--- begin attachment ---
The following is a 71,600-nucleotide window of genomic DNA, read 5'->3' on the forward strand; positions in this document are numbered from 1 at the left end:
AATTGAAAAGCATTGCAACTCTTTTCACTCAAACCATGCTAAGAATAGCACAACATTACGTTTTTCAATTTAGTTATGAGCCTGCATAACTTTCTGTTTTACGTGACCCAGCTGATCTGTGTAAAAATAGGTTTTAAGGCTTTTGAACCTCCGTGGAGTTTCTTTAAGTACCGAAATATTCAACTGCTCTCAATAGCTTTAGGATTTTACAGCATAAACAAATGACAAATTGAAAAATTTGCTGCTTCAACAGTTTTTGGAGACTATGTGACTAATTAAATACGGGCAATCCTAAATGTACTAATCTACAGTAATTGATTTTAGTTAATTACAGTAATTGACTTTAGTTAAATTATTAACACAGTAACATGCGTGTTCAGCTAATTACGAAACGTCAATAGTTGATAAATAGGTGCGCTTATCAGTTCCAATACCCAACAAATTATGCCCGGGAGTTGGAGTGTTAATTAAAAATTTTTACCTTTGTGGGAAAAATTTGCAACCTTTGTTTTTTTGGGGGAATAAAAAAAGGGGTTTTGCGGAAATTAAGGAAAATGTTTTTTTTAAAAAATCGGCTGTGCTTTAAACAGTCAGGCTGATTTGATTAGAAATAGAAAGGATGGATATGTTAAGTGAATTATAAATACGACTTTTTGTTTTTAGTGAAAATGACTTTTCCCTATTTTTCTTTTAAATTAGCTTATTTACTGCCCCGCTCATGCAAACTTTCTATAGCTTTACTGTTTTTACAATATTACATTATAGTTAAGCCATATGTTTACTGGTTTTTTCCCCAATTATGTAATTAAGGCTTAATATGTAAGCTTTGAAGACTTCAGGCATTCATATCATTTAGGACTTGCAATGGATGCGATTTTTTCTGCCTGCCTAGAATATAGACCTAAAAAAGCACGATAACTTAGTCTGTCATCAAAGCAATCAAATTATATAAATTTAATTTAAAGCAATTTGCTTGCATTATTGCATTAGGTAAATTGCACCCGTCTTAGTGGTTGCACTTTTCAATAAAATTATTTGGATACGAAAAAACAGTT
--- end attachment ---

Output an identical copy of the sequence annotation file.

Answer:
The following is a 71,600-nucleotide window of genomic DNA, read 5'->3' on the forward strand; positions in this document are numbered from 1 at the left end:
AATTGAAAAGCATTGCAACTCTTTTCACTCAAACCATGCTAAGAATAGCACAACATTACGTTTTTCAATTTAGTTATGAGCCTGCATAACTTTCTGTTTTACGTGACCCAGCTGATCTGTGTAAAAATAGGTTTTAAGGCTTTTGAACCTCCGTGGAGTTTCTTTAAGTACCGAAATATTCAACTGCTCTCAATAGCTTTAGGATTTTACAGCATAAACAAATGACAAATTGAAAAATTTGCTGCTTCAACAGTTTTTGGAGACTATGTGACTAATTAAATACGGGCAATCCTAAATGTACTAATCTACAGTAATTGATTTTAGTTAATTACAGTAATTGACTTTAGTTAAATTATTAACACAGTAACATGCGTGTTCAGCTAATTACGAAACGTCAATAGTTGATAAATAGGTGCGCTTATCAGTTCCAATACCCAACAAATTATGCCCGGGAGTTGGAGTGTTAATTAAAAATTTTTACCTTTGTGGGAAAAATTTGCAACCTTTGTTTTTTTGGGGGAATAAAAAAAGGGGTTTTGCGGAAATTAAGGAAAATGTTTTTTTTAAAAAATCGGCTGTGCTTTAAACAGTCAGGCTGATTTGATTAGAAATAGAAAGGATGGATATGTTAAGTGAATTATAAATACGACTTTTTGTTTTTAGTGAAAATGACTTTTCCCTATTTTTCTTTTAAATTAGCTTATTTACTGCCCCGCTCATGCAAACTTTCTATAGCTTTACTGTTTTTACAATATTACATTATAGTTAAGCCATATGTTTACTGGTTTTTTCCCCAATTATGTAATTAAGGCTTAATATGTAAGCTTTGAAGACTTCAGGCATTCATATCATTTAGGACTTGCAATGGATGCGATTTTTTCTGCCTGCCTAGAATATAGACCTAAAAAAGCACGATAACTTAGTCTGTCATCAAAGCAATCAAATTATATAAATTTAATTTAAAGCAATTTGCTTGCATTATTGCATTAGGTAAATTGCACCCGTCTTAGTGGTTGCACTTTTCAATAAAATTATTTGGATACGAAAAAACAGTT